US hopes Iran proposals 'constructive'

Israeli spokesman: Ahmadinejad playing for time; US IAEA envoy: Iran nearing atom bomb capability.

By AP
September 10, 2009 00:39
4 minute read.
US hopes Iran proposals 'constructive'

ahmadinejad in the sky with diamonds 248. (photo credit: )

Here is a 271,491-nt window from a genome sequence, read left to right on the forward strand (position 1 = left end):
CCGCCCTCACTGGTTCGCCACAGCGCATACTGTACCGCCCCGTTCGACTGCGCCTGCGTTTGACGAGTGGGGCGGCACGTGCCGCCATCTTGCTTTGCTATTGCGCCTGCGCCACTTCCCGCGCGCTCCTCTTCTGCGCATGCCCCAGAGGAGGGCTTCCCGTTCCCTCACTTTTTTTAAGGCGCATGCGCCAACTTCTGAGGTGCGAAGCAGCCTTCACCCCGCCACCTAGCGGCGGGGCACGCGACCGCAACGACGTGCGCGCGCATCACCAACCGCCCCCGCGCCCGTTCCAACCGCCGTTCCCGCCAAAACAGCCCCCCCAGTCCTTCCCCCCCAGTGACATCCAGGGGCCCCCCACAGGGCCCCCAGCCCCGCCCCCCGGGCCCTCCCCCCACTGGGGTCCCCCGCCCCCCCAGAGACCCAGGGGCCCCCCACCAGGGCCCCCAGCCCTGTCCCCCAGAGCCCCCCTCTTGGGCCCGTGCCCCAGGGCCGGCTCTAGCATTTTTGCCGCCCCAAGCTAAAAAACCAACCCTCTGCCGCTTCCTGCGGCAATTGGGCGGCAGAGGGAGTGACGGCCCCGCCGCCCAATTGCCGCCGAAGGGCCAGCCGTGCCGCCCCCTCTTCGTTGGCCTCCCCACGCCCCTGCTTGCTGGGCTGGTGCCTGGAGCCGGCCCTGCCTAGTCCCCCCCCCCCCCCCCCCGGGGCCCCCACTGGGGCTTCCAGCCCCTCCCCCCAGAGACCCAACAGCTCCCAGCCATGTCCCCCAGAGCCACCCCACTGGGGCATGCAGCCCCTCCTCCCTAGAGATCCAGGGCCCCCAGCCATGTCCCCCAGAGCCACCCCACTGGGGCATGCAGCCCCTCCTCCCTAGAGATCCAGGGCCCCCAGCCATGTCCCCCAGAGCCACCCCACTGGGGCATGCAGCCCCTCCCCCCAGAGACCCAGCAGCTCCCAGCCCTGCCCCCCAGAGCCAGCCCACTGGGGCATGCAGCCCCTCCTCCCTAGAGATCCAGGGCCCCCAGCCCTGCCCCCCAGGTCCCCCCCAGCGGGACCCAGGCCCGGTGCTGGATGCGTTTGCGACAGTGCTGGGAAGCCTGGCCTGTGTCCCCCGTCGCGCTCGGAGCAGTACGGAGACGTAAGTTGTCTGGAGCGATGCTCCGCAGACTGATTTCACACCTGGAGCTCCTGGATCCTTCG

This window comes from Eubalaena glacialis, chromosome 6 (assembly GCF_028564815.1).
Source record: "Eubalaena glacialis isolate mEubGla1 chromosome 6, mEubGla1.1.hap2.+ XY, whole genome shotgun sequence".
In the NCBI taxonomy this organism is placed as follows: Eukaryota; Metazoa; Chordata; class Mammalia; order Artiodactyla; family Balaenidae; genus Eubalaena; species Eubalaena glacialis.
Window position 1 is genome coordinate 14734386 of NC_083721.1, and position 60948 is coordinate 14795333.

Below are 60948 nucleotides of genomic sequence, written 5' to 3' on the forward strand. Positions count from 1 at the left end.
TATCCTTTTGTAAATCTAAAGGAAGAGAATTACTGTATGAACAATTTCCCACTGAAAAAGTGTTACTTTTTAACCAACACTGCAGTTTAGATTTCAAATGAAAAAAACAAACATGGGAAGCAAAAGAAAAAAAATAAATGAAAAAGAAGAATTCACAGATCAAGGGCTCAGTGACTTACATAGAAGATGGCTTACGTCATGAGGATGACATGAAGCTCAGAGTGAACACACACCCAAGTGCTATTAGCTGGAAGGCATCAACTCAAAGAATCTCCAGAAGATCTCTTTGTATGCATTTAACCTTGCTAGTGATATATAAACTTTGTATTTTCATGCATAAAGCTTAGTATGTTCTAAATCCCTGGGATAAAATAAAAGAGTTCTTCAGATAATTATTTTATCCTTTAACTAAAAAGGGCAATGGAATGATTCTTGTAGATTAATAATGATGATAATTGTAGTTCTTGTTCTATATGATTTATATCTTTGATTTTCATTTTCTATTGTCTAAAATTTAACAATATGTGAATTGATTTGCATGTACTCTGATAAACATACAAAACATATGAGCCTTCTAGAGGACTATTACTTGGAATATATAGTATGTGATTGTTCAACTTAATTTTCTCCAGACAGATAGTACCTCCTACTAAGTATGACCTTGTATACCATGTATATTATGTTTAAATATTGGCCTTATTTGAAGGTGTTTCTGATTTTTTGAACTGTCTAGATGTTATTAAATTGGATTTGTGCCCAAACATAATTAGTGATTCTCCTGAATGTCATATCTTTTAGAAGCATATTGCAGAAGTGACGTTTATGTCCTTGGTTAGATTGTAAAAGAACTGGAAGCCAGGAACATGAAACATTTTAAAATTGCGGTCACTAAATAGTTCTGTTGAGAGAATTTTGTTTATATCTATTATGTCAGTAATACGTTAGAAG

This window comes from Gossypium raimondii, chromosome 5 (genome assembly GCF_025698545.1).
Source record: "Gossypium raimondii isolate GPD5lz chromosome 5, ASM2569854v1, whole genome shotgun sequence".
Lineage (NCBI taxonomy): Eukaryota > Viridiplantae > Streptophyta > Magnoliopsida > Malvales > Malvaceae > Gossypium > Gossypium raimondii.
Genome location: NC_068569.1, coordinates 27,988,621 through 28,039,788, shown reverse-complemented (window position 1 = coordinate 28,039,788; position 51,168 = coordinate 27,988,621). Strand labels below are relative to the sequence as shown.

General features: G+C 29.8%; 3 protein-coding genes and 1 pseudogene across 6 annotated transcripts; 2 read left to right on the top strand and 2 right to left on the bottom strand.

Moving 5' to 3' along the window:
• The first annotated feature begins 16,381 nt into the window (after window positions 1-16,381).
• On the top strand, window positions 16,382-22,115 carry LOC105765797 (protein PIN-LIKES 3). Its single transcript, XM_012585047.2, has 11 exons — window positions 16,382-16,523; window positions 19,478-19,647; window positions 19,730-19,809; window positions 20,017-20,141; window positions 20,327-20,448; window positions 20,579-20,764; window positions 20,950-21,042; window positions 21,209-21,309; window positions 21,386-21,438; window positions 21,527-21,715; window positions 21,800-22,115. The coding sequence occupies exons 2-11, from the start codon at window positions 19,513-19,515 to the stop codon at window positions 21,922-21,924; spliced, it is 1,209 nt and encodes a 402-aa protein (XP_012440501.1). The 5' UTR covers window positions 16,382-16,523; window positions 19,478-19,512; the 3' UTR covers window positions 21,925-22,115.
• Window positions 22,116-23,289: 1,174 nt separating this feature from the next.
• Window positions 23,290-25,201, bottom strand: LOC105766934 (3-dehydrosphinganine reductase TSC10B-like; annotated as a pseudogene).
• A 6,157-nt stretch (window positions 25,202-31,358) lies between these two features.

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Iran presented world powers on Wednesday with a proposal for new talks with the West, though Iranian President Mahmoud Ahmadinejad has ruled out negotiations over uranium enrichment, the UN's central concern regarding his country's nuclear program. Iranian Foreign Minister Manouchehr Mottaki gave a package of proposals to diplomats representing the five permanent members of the UN Security Council and Germany in a meeting in Teheran attended by journalists. The proposals come as the UN nuclear watchdog agency is holding a meeting in Vienna, Austria. The IAEA chief Mohamed ElBaradei has said his agency is locked in a "stalemate" with Iran and has urged Teheran to "substantively reengage" with the Vienna-based watchdog to prove there are no military dimensions to its nuclear program. US President Barack Obama and European allies have given Iran until the end of September to take up an offer of nuclear talks with six world powers and trade incentives should it suspend uranium enrichment. If not, Iran could face harsher punitive sanctions. The Iranian proposal came even as Glyn Davies, Washington's chief envoy to the International Atomic Energy Agency, said the latest report by the nuclear watchdog shows that Teheran was either very near or already in possession of sufficient low-enriched uranium to produce one nuclear weapon, if the decision were made to further enrich it to weapons-grade. "This ongoing enrichment activity... moves Iran closer to a dangerous and destabilizing possible breakout capacity," Davies told the agency's 35-nation board of governors. "Taken in connection with Iran's refusal to engage with the IAEA regarding its past nuclear warhead-related work, we have serious concerns that Iran is deliberately attempting, at a minimum, to preserve a nuclear weapons option," Davies said. Israel, meanwhile, said that Iran was playing for time. "As expected, Iran is again trying to buy more time, and it is no coincidence that it presented its answer at the very last minute," said Yosi Levy, the Foreign Ministry's spokesman for the Israeli press. Levy said that even though it was necessary to carefully study Iran's proposals, "Iran's known record and the spirit of the Iranian proposal does not attest to a willingness for true dialogue and an intention to respond positively to the demands of the international community and Security Council resolutions," Levy said, adding that the "period of evasion has ended." Levy said it was the international community's responsibility to prevent Iranian nuclearization, and that it was necessary for the international community to use "all means at its disposal to bring about a real change in Iran's policy on this decisive issue, and not allow Iran continue to squeeze more time out of the hour glass." Teheran's envoy Ali Asghar Soltanieh told reporters in Vienna on Wednesday that "The basis of negotiation will be this package." He did not, however, divulge any details. Soltanieh also reiterated that his country was ready to clear up questions. "Regarding Iran's nuclear issue, if there are any questions or ambiguities, we are well prepared to remove ambiguities in the context of the IAEA," he said. In comments to the board earlier, Davies stressed that Iran in contrast to its claims is far from addressing all of the IAEA's concerns. But Davies also said the US welcomed constructive, honest engagement with Iran to resolve the issue and added he hoped that Teheran will take "immediate steps to restore international trust and confidence." "This is a fresh, new opportunity for Iran to turn the page, come back to the negotiating table and prove that it is a responsible, trustworthy member of the international community," Davies said. ElBaradei, meanwhile, stressed Wednesday that dialogue was key to breaking the "logjam" and urged Teheran to accept the offer to talk. "To me, the offer by the US is an offer, as I say, that should not be refused, that cannot be refused because it has no condition attached to it and is built on mutual respect," ElBaradei told board members. "We can spend days and nights here talking about this issue but unless we talk to each other and not at each other we will not move forward," he said. But Ahmadinejad said Monday that Iran considered the nuclear issue closed and rejected any halt to enrichment. He said Iran was proposing to hold negotiations over a range of "global challenges" but the only nuclear issues that it was willing to discuss were mechanisms to ensure the global use of peaceful nuclear energy, to promote disarmament and to halt nuclear proliferation. Iran state radio, reporting on the package Wednesday, said "Iran is ready to... help ease joint international concerns over the nuclear issue," but did not elaborate. A high-ranking Israeli official told The Jerusalem Post Tuesday that ELBaradei showed a "stronger" tone toward Iran's noncompliance with the IAEA this week when he issued his "oral report" to the board of governors than he did in last week's IAEA written report. The official termed the written report as "too soft." He said ELBaradei's choice of the word "stalemate" suggested a new focus on the Iranian problem and its recalcitrant behavior. Prime Minister Binyamin Netanyahu has reportedly cut short his planned attendance at the upcoming UN General Assembly by a day-and-a-half to avoid sitting with Iranian President Mahmoud Ahmadinejad. According to Channel 10, Netanyahu "doesn't want to be in the same room as a Holocaust denier who calls for the destruction of Israel." The Prime Minister's Office would not confirm the report. Benjamin Weinthal contributed to this report from Berlin